When He Comes, Will He Build It? Temple, Messiah and Targum Jonathan

in Aramaic Studies
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In exploring the possibility that ancient Judaism included an expectation that a Messiah would build the Temple, scholarship has been drawn to passages in Targum Jonathan which have been seen by some to evidence such an anticipation. The analysis of these passages offered in the present study suggests that while TgJon was exegetically interested in those ‘Anointed Ones’ whom the Hebrew tradition had expected to build the First and Second Temples, its translation manifests no contemporary expectation of a Messiah who would build a new Temple in the meturgeman’s own time or the world to come.

When He Comes, Will He Build It? Temple, Messiah and Targum Jonathan

in Aramaic Studies

References

4

L. GastonNo Stone on Another: Studies in the Significance of the Fall of Jerusalem in the Synoptic Gospels (NovTestSupps 23, Leiden: E.J. Brill1970) pp. 148–149.

7

S.H. LeveyThe Messiah: An Aramaic Interpretation: The Messianic Exegesis of the Targum (Monographs of the Hebrew Union College 2, Cincinnati: Hebrew Union College Press1974) p. 31

8

For the former see D. JuelMessiah and Temple pp. 184 186–187; J. Ådna Jesu Stellung pp. 80–81; for the latter see L. Gaston No Stone p. 149.

12

Thus while D. JuelMessiah and Temple p. 187 is correct in understanding that the targumic interpretation makes clear that the actions of the Anointed One belong to the future this is nothing more than what the clearly prophetic character of the Hebrew assumes and cannot be taken as indicating the expectation of the building of an ‘eschatological temple’ (p. 184). This fact recognized by L. Gaston No Stone (p. 149) is seemingly also lost on J. Ådna Jesu Stellung p. 81 n. 202 whose criticism of the former is thus misguided.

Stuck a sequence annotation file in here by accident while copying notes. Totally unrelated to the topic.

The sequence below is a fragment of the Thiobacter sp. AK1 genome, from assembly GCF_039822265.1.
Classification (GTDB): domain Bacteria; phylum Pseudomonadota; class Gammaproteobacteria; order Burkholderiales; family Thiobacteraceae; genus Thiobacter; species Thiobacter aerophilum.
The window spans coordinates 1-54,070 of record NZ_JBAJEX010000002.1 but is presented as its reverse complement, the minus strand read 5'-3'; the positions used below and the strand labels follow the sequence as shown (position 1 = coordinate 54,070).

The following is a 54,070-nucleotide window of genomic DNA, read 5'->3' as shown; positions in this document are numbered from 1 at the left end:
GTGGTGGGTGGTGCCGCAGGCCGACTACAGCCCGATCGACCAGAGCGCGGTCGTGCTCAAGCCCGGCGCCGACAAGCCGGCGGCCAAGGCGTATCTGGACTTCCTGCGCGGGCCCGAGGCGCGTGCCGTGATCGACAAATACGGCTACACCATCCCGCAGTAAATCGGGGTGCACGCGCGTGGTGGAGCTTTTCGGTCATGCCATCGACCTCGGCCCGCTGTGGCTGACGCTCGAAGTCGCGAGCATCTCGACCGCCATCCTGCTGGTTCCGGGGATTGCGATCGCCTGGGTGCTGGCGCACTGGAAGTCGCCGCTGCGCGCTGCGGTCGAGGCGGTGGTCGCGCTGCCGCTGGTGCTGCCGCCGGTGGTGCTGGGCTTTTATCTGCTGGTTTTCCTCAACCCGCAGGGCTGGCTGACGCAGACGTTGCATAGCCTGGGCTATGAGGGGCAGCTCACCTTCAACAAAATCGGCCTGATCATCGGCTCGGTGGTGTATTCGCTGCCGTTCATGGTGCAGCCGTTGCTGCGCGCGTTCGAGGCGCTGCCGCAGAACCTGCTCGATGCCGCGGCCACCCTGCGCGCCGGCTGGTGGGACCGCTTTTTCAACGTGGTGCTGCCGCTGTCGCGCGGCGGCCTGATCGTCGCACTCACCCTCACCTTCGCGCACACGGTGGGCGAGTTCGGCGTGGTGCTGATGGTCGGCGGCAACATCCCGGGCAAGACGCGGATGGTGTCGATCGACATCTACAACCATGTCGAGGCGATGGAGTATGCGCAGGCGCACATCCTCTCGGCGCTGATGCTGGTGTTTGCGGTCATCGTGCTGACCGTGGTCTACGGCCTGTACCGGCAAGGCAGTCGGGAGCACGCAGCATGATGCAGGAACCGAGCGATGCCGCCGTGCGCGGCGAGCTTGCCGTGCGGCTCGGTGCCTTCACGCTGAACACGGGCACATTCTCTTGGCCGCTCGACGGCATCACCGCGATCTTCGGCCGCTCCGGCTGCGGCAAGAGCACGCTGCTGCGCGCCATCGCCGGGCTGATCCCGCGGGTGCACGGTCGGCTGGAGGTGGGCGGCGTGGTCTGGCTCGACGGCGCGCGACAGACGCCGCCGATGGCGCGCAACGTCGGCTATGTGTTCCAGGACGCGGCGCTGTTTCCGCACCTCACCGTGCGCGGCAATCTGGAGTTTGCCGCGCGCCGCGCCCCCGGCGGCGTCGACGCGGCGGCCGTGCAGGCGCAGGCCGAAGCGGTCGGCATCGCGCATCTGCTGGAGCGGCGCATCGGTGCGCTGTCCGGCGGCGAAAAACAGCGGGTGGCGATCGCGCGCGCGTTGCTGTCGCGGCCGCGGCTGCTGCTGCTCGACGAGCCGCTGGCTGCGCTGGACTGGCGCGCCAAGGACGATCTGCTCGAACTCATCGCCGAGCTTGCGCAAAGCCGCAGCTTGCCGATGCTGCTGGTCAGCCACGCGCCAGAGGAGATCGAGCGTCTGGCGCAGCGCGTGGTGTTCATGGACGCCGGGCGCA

14

While ÅdnaJesu Stellung p. 79 suggests that the Targum’s reading of “stone” as “Messiah” imposes a messianic interpretation which is entirely unsolicited by 4.7 the Hebrew text’s mention of Zerubbabel and the specific overtones of 4.8 make God’s revealing of his Messiah an obvious and indeed virtually inevitable interpretation for the meturgeman. (cf. also TgPs 118.22 where the rejected stone is interpreted in Davidic terms).

16

JuelMessiah and Temple pp. 182–183 186–197; Ådna Jesu Stellung pp. 81–86.

18

LeveyThe Messiah p. 80 n. 97 notes that “shepherd” becomes “leader” in TgEzek 34.23 while as Y.S. Chae Jesus as the Eschatological Davidic Shepherd: Studies in the Old Testament Second Temple Judaism and in the Gospel of Matthew. (Tübingen Germany: Mohr Siebeck 2006) pp. 153–154 notes that this same adjustment is found in 34.2 5 as part of the meturgeman’s overall approach of dissolving the pastoral metaphor of MT in Ezek. 34.

19

So eg. J. SkinnerThe Book of the Prophet Isaiah: Chapters XL–LXVI rev. ed. (Cambridge: Cambridge University Press1917) p. 63.

21

See JuelMessiah and Temple pp. 185–189; Ådna Jesu Stellung pp. 81–86.

26

So JuelMessiah and Temple p. 188; Ådna Jesu Stellung p. 81; and apparently Chester ‘The Sibyl’ p. 53.

27

JuelMessiah and Temple p. 187; Gaston’s assertion (No Stone p. 149 n. 1) that this is a gloss depends on H. Hegermann Jesaia 53 in Hexapla Targum und Peschitta (BFCT 2. Reihe 56. Band Gütersloh: C. Bertelsmann 1954) p. 79 who in turn cites G. Dalman Aramäische Dialektproben (Leipzig: Hinrichs 1896) p. 10 n. 2 whose assertion is unsubstantiated.

29

So JuelMessiah and Temple p. 187.

33

J. ÅdnaJesu Stellung p. 77; The basic fidelity of the meturgeman to the MT of 2Sam 7 and the absence of a messianic interpretation has also been acknowledged by D. Juel Messiah and Temple p. 185 who nevertheless proceeds to suggest that the absence of a rejection of a messianic interpretation should be taken as evidence of its endorsement.

37

ChesterMessiah and Exaltation p. 354; Levey The Messiah p. 37.

39

Staalduine-SulmanSamuel p. 528 n. 369–370

41

Staalduine-SulmanSamuel pp. 528–529 notes that ‮בית‬ is missing from the Babylonian traditions (see MSS eb66 and eb76).

43

So A. Chester‘The Sibyl and the Temple’ p. 51 who sees this omission as ‘apparently deliberate’ and rightly denies that the text discloses the expectation of a messianic temple builder. Contrast the treatment by Juel Messiah and Temple pp. 172–179 whose argument that such an expectation is visible in the text is undermined when he omits to observe that 7.13a is itself omitted in the exegesis of 4QFlorilegium.

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